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Saturday - May 04, 2013

From: Wimberley , TX
Region: Southwest
Topic: Propagation, Transplants, Trees
Title: Failure to bloom of one of two Texas persimmons from Wimberly TX
Answered by: Barbara Medford

QUESTION:

Last year my son planted two texas persimmon trees. One is blooming ok this year and the other is not. It does not seem dead. What can I do or is is in fact dying?

ANSWER:

This USDA Plant Profile Map shows that Diospyros texana (Texas persimmon) is native to Hays County, so we know that the trees are in the right climate and soils. If there are no signs of distress on the non-blooming tree, like insect damage or curling leaves, we will have to look further for the cause of the lack of bloom on one.

First, following the plant link above to our webpage on this plant, let's examine the Growing Conditions and see if one plant is in a less advantageous place than the other, or perhaps not in enough sun.

"Growing Conditions

Water Use: Low
Light Requirement: Sun , Part Shade
Soil Moisture: Dry
Soil pH: Alkaline (pH>7.2)
Drought Tolerance: High
Heat Tolerant: yes
Soil Description: Well-drained, limestone loams, clays, and caliche.
Conditions Comments: North of the Rio Grande Valley where winters are cold, will usually be deciduous. From the Rio Grande Valley southward, will be semi-deciduous-to-evergreen, losing its leaves all at once in early spring like live oaks, with no period of bareness."

This says that the plant requires sun (6 hours or less of sun a day), or part shade (2 to 6 hours of sun a day). Blooming plants always bloom better in full sun, but it should certainly be blooming a little bit. We don't know at what age these trees normally bloom, and that will vary because of sunlight, moisture, etc. When the trees were purchased, one may have been more mature than the other. Also, if one has accidentally been fertilized when grass was being fertilized with a high nitrogen fertilizer, that could have encouraged leaf growth and discouraged flower growth. Avoid fertilizing native plants, they generally do not like it. And, finally, some damage may have been done to the plant when it was transplanted, a broken root or not enough root ball dirt around it. Transplant shock can occur years after a plant has been put in the ground, but usually is not fatal, unless the tree was already diseased or damaged.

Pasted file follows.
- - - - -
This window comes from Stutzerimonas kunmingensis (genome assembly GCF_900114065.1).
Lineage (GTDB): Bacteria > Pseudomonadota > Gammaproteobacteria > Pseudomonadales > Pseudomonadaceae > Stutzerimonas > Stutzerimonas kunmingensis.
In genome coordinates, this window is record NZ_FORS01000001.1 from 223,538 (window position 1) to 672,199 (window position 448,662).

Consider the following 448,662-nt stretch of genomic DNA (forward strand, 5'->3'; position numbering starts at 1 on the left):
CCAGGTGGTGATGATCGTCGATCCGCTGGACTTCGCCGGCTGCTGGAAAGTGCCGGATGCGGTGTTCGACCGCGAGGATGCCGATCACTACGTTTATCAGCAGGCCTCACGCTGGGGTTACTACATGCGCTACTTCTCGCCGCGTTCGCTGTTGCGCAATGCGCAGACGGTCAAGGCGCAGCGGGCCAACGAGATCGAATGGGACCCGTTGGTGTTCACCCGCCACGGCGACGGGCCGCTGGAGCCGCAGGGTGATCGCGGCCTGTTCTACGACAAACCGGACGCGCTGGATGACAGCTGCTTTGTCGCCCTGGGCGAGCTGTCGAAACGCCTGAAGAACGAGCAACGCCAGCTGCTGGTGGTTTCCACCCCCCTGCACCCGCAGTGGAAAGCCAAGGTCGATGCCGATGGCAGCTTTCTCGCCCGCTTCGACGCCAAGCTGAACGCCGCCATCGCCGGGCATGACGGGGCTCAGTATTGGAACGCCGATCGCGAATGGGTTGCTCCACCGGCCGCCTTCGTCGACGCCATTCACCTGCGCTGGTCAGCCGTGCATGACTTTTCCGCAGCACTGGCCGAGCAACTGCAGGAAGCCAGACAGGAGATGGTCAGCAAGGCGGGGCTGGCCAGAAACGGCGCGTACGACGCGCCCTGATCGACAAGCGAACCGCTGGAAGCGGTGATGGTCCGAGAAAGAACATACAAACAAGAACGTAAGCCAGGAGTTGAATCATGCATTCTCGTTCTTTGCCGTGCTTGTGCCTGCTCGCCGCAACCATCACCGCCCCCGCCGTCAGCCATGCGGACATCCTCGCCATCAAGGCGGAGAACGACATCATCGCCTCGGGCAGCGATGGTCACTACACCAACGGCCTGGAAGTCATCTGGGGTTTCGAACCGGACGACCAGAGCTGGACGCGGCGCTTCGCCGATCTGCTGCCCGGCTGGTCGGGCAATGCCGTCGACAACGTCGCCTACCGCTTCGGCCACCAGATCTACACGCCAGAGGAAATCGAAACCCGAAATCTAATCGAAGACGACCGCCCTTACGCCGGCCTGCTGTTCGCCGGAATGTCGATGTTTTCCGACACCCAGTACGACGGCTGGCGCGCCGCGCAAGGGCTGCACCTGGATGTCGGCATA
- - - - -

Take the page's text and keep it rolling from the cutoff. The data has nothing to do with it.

From eHow.com, we found this information on blooming for the persimmon:

  • The USFS indicates that the persimmon tree waits a decade or more before it begins to bear fruit. The persimmon blooms will produce edible fruit after approximately 10 years, although the optimum fruit-bearing age for the tree is between 25 and 50 years. The tree should only be expected to provide an exceptional crop about every two years.

From Sex Among the Persimmons:

"If you happen on a persimmon tree in the spring, check for flowers. You’ll find them on this spring’s new growth that is emerging from one-year-old limbs. The flowers form in the axils of the new growth – that’s the angle between a leafstalk and the branch the leaf is attached to (see the photo in the gallery below). Female flowers are slightly larger than males, and they are attached closer to the branch, because as the fruit forms and becomes heavy, a strong anchor to the branch will be necessary (again, more photos in the gallery). In contrast, male flowers dangle on a stem and almost appear like tiny bells (I promise I’m trying to keep this G-rated). Male flowers also have a “calyx” (the leaf-like cup that holds the flower) that is smaller than the flower. In females, the calyx is roughly equal in size to the flower. Finally, male flowers occasionally, but not always, form in clusters of two or more hanging from the same axil. Female flowers do not. If you see dangling persimmon flowers in a cluster of two or more, it’s a male tree."

Prescription: Patience

 

From the Image Gallery


Texas persimmon
Diospyros texana

Texas persimmon
Diospyros texana

Texas persimmon
Diospyros texana

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